Automatic Separation of Parkinsonian Patients and Control Subjects Based on the Striatal Morphology

  • Fermín SegoviaEmail author
  • Juan M. Górriz
  • Javier Ramírez
  • Francisco J. Martínez-Murcia
  • Diego Castillo-Barnes
  • Ignacio A. Illán
  • Andres Ortiz
  • Diego Salas-Gonzalez
Conference paper
Part of the Lecture Notes in Computer Science book series (LNCS, volume 10337)


Parkinsonism is the second more common neurological disease and affects around 1%–2% of people over 65 years, being around 20%–24% of them incorrectly diagnosed. The disorder is associated to a progressive loss of dopaminergic neurons of the striatum. Thus, its diagnosis is usually corroborated by analyzing neuroimaging data of this region. In this work, we propose a novel computer system to automatically distinguish between parkinsonian patients and neurologically healthy subjects using \(^{123}\)I-FP-CIT SPECT data, a neuroimaging modality widely used to assist the diagnosis of Parkinsonism. First, the voxels of the striatum were selected using an intensity threshold. These voxels were then projected over the axial plane, resulting in a two-dimensional image with the striatum shape. Subsequently, the size and shape of the left and right sides of the striatum were characterized by 5 features: area, eccentricity, orientation and length of the major and minor axes. Finally, the extracted features were used along with a Support Vector Machine classifier to separate patients and controls. An accuracy rate of 91.53% (\(p<0.001\)) was estimated using a k-fold cross-validation scheme and a database with 189 \(^{123}\)I-FP-CIT SPECT neuroimages. This rate outperformed the ones achieved by previous approaches when using the same data.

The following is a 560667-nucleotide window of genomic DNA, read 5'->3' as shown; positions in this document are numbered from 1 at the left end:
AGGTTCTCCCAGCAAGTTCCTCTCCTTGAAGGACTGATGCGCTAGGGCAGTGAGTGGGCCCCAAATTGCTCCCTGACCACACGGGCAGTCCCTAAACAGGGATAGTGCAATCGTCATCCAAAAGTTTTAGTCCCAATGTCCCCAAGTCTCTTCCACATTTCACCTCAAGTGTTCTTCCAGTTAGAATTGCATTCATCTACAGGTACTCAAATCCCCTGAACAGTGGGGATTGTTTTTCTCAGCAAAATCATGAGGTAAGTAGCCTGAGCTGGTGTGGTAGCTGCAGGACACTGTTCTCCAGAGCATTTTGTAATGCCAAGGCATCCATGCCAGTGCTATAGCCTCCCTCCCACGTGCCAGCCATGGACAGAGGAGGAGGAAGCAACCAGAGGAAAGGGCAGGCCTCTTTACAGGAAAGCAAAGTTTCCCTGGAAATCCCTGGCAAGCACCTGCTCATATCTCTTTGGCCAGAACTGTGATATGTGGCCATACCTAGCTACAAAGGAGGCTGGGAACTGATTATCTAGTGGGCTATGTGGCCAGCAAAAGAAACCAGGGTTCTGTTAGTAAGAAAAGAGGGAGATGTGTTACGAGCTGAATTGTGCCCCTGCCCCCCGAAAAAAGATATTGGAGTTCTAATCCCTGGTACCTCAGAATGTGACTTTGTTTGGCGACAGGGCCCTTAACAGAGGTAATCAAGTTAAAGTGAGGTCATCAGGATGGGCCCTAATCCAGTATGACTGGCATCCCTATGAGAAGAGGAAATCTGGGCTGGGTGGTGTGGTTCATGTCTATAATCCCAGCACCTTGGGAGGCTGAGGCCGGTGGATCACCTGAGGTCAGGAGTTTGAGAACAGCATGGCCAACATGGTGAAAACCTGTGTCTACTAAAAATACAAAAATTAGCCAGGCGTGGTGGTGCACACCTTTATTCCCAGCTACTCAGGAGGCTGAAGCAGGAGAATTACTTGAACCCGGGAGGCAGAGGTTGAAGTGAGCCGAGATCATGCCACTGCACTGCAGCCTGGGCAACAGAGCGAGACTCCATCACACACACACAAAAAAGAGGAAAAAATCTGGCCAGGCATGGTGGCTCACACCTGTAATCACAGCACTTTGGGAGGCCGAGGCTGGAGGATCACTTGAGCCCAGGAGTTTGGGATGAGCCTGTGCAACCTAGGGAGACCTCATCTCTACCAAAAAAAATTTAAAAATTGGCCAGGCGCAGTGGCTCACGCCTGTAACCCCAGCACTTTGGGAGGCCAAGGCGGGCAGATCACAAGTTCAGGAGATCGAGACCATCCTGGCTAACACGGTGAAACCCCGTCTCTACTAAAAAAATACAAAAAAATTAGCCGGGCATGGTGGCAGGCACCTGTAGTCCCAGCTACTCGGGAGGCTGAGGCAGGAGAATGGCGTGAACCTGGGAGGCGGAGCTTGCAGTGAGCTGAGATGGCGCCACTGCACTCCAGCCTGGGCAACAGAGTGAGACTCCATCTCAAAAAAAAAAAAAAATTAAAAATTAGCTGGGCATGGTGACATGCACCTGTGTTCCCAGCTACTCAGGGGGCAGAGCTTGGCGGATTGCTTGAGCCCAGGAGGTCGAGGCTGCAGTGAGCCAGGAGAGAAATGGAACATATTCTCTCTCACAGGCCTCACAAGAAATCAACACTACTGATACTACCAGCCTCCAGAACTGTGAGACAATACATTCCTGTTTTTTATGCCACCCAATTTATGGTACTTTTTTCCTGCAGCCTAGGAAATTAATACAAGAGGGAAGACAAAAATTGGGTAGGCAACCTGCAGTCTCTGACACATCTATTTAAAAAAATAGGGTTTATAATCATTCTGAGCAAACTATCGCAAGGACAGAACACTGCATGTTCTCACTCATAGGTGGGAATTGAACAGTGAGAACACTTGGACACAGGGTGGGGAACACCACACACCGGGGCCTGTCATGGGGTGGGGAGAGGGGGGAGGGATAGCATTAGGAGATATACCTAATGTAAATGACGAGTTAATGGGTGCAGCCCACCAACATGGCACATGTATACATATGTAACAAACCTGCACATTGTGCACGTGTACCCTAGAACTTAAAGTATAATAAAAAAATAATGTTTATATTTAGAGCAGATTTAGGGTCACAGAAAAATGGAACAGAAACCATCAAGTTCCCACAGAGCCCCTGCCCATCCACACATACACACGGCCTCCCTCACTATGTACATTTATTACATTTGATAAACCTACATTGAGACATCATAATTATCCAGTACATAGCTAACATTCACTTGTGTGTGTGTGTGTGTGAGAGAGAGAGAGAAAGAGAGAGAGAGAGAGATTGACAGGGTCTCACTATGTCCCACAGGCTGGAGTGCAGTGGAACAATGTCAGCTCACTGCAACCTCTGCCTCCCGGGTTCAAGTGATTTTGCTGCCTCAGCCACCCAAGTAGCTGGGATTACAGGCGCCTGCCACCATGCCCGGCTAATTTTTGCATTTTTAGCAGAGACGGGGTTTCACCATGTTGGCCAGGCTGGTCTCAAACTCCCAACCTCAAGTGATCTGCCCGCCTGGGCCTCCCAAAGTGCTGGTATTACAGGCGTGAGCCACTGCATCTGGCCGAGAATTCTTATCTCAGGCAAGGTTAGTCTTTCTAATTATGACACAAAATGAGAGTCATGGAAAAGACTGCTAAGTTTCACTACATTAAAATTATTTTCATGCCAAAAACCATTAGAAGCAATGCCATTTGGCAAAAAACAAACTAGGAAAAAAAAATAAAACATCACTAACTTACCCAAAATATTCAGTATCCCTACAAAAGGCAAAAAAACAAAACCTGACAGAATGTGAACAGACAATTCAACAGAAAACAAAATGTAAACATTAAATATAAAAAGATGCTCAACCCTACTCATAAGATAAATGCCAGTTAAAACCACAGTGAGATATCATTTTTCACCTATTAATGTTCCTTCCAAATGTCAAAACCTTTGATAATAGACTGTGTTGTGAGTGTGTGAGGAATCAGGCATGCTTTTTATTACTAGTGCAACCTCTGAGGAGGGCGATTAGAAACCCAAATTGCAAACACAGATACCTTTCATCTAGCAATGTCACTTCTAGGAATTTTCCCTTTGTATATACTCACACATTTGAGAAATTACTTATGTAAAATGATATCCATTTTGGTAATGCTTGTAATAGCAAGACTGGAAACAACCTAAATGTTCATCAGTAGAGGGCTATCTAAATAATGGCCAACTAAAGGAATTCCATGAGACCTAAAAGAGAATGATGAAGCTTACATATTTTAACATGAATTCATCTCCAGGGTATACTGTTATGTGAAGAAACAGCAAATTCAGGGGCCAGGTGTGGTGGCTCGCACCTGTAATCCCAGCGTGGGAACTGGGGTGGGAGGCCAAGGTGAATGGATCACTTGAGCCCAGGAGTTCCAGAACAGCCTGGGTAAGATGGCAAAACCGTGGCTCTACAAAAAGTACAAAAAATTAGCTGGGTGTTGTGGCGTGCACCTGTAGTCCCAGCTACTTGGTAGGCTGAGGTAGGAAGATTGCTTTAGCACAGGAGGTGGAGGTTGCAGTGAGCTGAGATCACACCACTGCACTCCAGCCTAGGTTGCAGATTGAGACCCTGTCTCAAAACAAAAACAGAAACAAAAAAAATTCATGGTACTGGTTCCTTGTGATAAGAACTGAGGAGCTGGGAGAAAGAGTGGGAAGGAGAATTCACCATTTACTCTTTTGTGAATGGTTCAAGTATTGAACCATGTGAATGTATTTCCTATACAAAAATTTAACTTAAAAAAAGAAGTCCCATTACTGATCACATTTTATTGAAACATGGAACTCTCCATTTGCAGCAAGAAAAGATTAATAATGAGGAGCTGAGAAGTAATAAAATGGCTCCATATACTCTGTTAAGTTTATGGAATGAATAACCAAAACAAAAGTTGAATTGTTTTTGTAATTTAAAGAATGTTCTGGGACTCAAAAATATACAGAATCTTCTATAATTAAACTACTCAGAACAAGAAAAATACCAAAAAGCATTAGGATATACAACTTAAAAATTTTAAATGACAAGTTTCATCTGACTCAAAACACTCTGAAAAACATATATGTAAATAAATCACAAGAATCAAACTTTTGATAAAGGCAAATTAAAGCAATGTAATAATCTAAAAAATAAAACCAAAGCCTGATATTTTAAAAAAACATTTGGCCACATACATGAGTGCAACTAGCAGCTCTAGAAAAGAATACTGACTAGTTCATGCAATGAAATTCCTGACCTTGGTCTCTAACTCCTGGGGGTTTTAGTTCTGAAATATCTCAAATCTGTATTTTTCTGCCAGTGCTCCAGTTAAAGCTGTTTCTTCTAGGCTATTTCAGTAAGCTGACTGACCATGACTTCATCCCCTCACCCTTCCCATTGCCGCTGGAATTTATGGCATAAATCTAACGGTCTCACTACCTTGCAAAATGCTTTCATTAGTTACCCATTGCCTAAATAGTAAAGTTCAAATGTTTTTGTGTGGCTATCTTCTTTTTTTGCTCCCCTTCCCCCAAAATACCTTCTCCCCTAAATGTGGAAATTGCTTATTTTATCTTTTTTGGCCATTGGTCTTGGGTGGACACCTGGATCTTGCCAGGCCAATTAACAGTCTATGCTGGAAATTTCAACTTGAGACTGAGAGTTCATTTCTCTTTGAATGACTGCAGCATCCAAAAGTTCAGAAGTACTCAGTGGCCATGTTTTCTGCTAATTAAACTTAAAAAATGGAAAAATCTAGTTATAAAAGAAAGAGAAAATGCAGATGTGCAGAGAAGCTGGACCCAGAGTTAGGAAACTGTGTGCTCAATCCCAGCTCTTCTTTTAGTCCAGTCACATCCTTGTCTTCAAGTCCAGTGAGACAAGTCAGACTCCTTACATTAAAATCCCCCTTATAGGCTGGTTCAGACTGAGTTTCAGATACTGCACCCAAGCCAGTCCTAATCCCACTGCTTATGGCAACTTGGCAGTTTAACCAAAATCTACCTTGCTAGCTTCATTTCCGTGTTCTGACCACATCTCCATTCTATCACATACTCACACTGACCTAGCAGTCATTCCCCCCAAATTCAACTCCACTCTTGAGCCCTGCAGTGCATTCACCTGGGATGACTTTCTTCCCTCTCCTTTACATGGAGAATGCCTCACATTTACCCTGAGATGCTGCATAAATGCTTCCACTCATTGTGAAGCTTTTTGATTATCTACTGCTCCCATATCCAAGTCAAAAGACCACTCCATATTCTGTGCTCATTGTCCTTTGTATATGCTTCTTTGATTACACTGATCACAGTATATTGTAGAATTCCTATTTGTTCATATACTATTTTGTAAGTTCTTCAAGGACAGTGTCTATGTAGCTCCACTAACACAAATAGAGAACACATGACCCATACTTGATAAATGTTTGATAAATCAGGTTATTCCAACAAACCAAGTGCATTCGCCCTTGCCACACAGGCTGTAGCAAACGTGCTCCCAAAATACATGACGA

Morphological features DaTSCAN \(^{123}\)I-FP-CIT SPECT Striatum Machine learning Parkinson’s disease Support Vector Machine 



The authors are grateful to MD. J.M. Jiménez-Hoyuela and MD. S.J. Ortega from “Virgen de la Victoria” hospital (Málaga, Spain) for their help in data management. This work was supported by the MINECO/FEDER under the TEC2015-64718-R project and the Ministry of Economy, Innovation, Science and Employment of the Junta de Andalucía under the Excellence Project P11-TIC-7103 and a Talent Hub project approved by the Andalucía Talent Hub Program launched by the Andalusian Knowledge Agency, co-funded by the European Union’s Seventh Framework Program, Marie Sklodowska-Curie actions (COFUND Grant Agreement no. 291780) and the Ministry of Economy, Innovation, Science and Employment of the Junta de Andalucía.


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Copyright information

© Springer International Publishing AG 2017

Authors and Affiliations

  • Fermín Segovia
    • 1
    Email author
  • Juan M. Górriz
    • 1
  • Javier Ramírez
    • 1
  • Francisco J. Martínez-Murcia
    • 1
  • Diego Castillo-Barnes
    • 1
  • Ignacio A. Illán
    • 2
  • Andres Ortiz
    • 3
  • Diego Salas-Gonzalez
    • 1
  1. 1.Department of Signal Theory, Networking and CommunicationsUniversity of GranadaGranadaSpain
  2. 2.The Florida State UniversityFloridaUSA
  3. 3.Department of Communications EngineeringUniversity of MálagaMálagaSpain

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